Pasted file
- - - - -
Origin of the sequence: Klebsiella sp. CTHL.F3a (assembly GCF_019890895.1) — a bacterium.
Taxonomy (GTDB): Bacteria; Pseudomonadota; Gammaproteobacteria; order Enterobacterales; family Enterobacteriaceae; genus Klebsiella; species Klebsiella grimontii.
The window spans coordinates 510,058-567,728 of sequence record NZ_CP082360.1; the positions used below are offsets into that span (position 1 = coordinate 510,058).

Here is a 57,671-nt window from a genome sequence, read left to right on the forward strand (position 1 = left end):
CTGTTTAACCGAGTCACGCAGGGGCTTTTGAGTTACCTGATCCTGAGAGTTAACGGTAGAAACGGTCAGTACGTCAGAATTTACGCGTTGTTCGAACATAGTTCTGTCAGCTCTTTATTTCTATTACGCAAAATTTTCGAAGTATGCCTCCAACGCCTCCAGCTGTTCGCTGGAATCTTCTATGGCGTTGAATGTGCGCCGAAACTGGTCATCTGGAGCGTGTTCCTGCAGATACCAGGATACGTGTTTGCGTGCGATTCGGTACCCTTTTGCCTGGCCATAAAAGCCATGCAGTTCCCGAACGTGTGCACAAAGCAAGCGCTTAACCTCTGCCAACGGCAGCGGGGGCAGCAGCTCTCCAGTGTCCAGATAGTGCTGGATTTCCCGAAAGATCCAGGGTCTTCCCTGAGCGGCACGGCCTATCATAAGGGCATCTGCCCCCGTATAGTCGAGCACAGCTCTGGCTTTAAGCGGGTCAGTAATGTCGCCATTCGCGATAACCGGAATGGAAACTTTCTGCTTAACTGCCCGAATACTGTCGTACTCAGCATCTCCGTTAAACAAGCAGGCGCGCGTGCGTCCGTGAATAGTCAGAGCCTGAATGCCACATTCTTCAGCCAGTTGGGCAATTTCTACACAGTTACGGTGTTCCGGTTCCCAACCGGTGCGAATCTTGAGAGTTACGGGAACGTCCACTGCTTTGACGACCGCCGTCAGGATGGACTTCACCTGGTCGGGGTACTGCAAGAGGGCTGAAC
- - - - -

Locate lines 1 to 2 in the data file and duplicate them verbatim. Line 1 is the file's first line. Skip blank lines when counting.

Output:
Origin of the sequence: Klebsiella sp. CTHL.F3a (assembly GCF_019890895.1) — a bacterium.
Taxonomy (GTDB): Bacteria; Pseudomonadota; Gammaproteobacteria; order Enterobacterales; family Enterobacteriaceae; genus Klebsiella; species Klebsiella grimontii.